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Old 24-01-2007, 14:17   #16
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That's not my understanding of the structure, or the insurance claims, but I don't know for sure. Note the other picture of container stacks, which are tipping as a stack. As I understand the insurance law, they are required to be phsyically attached to the structure of the vessel.


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Old 24-01-2007, 14:29   #17
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Intermodal Shipping Containers often utilize “twist-lock” tie downs, inserted in the corner pockets (not visible in use), as opposed to exterior “tensionable strap lashings”; and are primarily intended to prevent load shifting, as opposed to falling off (in a roll-over).

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Old 27-01-2007, 02:47   #18
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For whatever it's worth, any container loaded to an on-deck position on a container ship at least has twistlocks as Gord mentioned. These are placed in the bottom corner castings of each container as they are loaded and automatically lock into the top castings of the container that they are loaded on top of, or into pockets on top of the hatch if it's directly on deck. Also depending on how high they are stacked, the first two or three tiers will also be secured to the hatch covers with steel hooks, rods, and giant turnbuckles.

The case of the rolled ship in the picture always looked to me like an accident caused by loss of stability while working cargo. Any time you pick up a load with a vessel's own cargo gear like that little ship has, the center of gravity for that piece of cargo moves from its stowed location on the vessel way up to the top of the crane boom, effectively decreasing GM. Once you reach a situation of neutral or negative GM, swinging that hoisted load away from the center line toward the dock will send the ship over like a fallen tree. This would also explain why the containers are scattered all over the place, as typically lashing is removed and twistlocks are unlocked for all the cargo that is going to be discharged at a given port all at once at the beginning of a vessel's calling.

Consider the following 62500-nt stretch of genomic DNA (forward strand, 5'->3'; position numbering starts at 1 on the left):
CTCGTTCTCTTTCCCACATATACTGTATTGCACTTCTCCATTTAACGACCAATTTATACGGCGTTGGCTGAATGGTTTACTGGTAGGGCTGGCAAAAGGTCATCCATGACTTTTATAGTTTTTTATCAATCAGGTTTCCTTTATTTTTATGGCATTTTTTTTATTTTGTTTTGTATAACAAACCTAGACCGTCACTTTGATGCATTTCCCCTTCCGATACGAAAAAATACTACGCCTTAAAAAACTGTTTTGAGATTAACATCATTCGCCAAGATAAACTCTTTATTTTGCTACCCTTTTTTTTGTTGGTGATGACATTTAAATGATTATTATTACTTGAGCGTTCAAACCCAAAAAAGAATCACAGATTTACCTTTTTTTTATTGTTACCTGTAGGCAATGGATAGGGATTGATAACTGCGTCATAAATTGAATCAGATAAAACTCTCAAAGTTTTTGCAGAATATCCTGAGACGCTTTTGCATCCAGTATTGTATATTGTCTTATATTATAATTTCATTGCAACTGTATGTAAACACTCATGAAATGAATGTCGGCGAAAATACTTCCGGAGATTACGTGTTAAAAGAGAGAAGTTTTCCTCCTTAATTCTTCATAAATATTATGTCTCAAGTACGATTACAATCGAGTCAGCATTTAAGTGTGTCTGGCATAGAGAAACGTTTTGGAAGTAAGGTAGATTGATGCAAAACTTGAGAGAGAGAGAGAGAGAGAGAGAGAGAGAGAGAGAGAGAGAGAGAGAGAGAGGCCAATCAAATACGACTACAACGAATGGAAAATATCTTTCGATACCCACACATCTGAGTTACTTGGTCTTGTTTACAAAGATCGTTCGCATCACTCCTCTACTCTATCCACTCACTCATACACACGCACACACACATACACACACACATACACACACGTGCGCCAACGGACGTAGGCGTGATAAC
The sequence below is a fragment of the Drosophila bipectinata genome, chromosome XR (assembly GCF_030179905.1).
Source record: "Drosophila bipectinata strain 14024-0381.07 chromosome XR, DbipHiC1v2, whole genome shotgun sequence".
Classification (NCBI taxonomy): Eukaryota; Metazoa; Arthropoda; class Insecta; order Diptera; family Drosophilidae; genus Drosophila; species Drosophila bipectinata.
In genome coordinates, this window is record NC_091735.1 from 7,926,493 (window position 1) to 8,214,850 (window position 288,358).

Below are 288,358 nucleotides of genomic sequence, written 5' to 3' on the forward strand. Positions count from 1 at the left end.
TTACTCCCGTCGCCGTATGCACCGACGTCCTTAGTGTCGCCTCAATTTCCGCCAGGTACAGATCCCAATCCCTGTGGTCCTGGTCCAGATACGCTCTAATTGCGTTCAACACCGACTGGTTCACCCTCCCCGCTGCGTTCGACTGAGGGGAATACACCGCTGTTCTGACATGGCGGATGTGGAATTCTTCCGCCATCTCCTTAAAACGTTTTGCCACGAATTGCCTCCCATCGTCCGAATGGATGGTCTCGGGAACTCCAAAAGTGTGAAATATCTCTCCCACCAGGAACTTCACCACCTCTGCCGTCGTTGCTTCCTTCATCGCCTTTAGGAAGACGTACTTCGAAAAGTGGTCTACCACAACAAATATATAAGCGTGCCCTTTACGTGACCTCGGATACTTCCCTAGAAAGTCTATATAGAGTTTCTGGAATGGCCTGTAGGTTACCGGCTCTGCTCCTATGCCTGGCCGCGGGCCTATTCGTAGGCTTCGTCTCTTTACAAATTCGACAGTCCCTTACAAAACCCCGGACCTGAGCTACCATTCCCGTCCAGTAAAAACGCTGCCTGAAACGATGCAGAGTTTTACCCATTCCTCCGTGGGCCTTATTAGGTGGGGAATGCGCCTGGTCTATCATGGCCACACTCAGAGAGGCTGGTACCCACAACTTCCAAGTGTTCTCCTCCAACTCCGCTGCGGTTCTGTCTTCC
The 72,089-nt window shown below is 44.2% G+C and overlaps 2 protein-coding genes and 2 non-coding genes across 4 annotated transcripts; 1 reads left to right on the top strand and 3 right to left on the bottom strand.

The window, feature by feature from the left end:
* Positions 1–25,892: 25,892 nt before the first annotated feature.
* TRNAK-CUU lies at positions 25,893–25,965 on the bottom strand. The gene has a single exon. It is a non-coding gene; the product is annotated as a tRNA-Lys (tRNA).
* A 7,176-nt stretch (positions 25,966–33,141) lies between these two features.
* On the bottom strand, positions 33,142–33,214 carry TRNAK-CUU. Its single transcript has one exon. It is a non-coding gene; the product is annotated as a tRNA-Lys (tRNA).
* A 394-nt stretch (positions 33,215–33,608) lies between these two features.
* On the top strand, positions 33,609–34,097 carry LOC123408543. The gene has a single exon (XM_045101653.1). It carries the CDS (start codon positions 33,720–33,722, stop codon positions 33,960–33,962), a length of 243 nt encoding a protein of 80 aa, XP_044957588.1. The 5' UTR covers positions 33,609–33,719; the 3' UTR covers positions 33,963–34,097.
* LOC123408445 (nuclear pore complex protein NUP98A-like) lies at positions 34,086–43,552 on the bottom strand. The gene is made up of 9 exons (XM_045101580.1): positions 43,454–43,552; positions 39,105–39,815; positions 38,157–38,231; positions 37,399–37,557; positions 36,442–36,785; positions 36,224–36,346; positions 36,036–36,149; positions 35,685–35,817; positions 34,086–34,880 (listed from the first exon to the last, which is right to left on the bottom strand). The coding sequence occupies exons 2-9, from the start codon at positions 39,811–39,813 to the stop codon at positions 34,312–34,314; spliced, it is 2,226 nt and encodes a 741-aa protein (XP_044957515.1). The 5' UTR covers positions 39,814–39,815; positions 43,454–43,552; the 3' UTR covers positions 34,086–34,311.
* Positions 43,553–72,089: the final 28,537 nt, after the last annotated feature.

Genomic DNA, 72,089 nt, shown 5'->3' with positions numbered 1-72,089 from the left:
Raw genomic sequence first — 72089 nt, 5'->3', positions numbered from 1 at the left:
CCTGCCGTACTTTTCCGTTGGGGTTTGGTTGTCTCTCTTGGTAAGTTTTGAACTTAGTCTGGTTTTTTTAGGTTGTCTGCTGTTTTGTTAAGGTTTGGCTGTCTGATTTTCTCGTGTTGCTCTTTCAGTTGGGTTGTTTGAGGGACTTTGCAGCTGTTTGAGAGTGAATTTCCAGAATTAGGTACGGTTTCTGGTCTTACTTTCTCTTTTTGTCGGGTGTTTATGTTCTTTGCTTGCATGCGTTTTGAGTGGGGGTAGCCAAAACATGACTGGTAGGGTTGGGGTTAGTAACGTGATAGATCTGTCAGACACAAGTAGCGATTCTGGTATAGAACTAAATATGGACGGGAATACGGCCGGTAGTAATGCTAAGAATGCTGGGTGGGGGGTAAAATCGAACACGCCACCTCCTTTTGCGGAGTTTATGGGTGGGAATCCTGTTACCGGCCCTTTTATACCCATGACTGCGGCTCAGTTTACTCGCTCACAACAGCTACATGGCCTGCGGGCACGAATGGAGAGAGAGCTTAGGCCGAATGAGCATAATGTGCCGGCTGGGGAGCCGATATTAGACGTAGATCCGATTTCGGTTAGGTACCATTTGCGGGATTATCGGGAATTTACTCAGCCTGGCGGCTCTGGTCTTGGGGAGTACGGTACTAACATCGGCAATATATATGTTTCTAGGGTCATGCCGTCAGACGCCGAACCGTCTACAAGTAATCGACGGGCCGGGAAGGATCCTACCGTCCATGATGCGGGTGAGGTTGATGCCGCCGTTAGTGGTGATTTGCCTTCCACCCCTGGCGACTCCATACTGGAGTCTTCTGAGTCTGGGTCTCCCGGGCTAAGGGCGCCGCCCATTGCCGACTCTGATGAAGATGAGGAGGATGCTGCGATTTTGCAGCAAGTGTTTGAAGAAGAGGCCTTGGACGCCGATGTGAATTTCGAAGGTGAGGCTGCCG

The lashing system is incredibly strong, but won't save you from bad seamanship...
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Old 31-01-2007, 09:36   #19
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correct wheels i used to haul them the conts. as stacked on pins that lock on all four corners top to bottom cont. then they are chained every so many high and across. the reason the stacks prob. went over is that when pulling one off or putting one on they hit one of the lower ones while pulling up to clear the pile as they are called or while moving a heavy cont. towards the hole in the middle the op. did not have his cont. raised enough and got hung up on the top tier while moving into the center of the ship. the other pos. is that one not visible in the stack collapsed because it was rotted and could not take the pressure load anymore. the pick of the one on the truck cab could be intentional as the driver could have been giving the longshore men a hard time and they told the crain op. to drop it on the cab to scare the driver or worse. yes this does go on, been there/saw that.
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Old 11-02-2007, 17:12   #20
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